In today’s Coffee…
Hopefully you have recently applied for the Payroll Protection Program. This extraordinary option offers short-term relief for your company’s single largest expense. It is designed to keep your people employed and paid, even as a business slowdown tempts you to lay people off.
The program funds 8 weeks of payroll via a low-interest, 2-year “loan”. Here are some thoughts we’ve had about putting it to use. We’re pretty sure the following is program-compliant, but be sure to ask your lender for clarification. This is all still very new…
Employees Unwilling to Work
It’s scary out there – and understandable if employees don’t want to take unnecessary risk of exposing themselves. You won’t have program dollars to work with right away, so in the meanwhile you can pay them out of their PTO allowance.
Once the 8-week program is funded, you can switch the non-working stay-at-homes to program funds, and stop burning their PTO. But here’s the challenge – if you pay them full pop for not working, what’s the incentive for any employee to keep working?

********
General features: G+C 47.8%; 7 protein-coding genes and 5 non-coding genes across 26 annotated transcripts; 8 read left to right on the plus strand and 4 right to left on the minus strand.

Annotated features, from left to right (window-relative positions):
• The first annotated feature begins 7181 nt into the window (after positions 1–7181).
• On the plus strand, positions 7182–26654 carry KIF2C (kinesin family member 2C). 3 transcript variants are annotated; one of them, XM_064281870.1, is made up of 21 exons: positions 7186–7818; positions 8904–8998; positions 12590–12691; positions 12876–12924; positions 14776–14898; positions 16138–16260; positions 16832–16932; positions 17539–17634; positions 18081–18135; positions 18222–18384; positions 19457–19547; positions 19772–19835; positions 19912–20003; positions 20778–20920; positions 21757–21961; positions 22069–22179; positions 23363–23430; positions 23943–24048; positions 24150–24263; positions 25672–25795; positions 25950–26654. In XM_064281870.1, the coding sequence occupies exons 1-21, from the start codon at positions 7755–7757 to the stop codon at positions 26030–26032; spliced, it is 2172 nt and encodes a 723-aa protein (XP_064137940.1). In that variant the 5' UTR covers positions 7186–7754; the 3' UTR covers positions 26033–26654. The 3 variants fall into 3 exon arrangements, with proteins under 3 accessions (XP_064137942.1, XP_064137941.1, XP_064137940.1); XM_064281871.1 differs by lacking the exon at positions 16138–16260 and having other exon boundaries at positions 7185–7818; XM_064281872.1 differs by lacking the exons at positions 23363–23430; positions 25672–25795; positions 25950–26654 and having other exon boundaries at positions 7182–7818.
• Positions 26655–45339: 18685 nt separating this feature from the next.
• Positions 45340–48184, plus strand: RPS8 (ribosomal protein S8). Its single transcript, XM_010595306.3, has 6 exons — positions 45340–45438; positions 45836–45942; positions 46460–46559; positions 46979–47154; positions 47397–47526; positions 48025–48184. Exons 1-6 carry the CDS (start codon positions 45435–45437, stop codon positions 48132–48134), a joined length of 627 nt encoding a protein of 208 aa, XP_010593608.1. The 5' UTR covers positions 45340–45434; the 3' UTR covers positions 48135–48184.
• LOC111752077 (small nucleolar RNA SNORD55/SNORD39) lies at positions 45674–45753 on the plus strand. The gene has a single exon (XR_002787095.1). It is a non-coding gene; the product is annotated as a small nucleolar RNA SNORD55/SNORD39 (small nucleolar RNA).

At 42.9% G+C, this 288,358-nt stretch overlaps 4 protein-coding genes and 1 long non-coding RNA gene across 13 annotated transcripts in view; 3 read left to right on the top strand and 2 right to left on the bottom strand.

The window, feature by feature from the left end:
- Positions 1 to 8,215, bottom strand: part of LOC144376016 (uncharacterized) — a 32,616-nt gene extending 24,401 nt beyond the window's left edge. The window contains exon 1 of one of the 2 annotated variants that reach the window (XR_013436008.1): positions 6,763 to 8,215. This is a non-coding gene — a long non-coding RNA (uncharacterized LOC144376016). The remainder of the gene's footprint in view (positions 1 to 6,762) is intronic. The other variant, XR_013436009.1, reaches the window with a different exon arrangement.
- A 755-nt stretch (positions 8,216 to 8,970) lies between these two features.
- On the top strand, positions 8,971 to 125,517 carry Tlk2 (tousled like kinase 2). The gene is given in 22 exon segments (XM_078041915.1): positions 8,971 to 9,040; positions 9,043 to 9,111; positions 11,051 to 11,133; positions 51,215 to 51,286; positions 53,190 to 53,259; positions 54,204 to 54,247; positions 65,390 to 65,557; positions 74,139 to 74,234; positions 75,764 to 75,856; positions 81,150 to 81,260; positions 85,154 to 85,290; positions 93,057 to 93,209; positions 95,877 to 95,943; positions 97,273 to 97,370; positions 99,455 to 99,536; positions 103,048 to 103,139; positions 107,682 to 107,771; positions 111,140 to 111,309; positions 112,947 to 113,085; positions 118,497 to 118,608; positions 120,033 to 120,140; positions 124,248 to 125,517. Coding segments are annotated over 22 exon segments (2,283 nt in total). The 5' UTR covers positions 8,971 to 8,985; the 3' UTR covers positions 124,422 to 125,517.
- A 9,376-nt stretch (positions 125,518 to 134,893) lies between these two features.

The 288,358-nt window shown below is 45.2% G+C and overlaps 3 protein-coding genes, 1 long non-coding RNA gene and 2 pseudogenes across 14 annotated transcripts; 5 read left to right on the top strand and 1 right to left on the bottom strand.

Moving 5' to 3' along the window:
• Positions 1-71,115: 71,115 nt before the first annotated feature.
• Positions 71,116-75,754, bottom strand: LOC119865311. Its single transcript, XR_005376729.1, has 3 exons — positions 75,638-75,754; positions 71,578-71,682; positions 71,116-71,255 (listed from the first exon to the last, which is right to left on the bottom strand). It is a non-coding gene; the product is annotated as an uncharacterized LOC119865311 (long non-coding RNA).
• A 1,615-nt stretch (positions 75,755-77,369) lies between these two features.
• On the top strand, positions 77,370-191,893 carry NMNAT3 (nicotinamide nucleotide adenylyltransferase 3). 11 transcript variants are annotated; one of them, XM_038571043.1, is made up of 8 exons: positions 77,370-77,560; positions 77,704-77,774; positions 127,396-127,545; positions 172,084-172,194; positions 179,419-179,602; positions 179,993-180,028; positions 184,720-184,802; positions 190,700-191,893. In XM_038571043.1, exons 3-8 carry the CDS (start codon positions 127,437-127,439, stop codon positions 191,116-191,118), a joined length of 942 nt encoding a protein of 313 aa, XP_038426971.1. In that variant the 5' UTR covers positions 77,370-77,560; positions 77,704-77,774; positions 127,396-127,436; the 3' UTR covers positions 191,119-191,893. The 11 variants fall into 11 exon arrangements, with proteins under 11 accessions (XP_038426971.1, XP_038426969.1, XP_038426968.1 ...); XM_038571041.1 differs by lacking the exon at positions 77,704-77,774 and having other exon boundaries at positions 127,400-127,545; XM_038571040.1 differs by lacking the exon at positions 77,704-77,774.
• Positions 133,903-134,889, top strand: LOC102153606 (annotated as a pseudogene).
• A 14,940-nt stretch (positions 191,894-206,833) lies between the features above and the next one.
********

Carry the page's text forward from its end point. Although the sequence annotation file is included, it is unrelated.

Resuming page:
Our recommend is to reduce the non-workers to a 75%-80% pay level. Working employees – even if they are working a reduced schedule – continue at 100% pay and become eligible for a “battle pay” bonus (more on that in a minute).
Other eligible expenses
The program funds 100% of payroll costs & benefits (not including federal payroll taxes) for a period of 10 weeks. The 2-week surplus – 20% of the funding total – is intended for other eligible program costs: rent & utilities (including internet & phone). If 100% of the funds provided are expended according to program guidelines, you’ll then be eligible for 100% “forgiveness” of the loan, and not have to repay a dime.
Because you have to spend all the money to be eligible for 100% forgiveness of the loan amount, paying non-workers 80% of normal pay creates a surplus of funds that have to be used, or repaid. We have not read anything in the program guidelines that prohibits using this surplus to employees who have worked thru the program period.
Now it’s mid- to end-June, and program funding has expired. Where are we at?
With continuing less-than-normal-revenues a distinct possibility, you need to have a plan how to manage the months ahead. We’ll share our thoughts about the plan in this week’s 3rd Thursday webinar (below) We hope you’ll join us.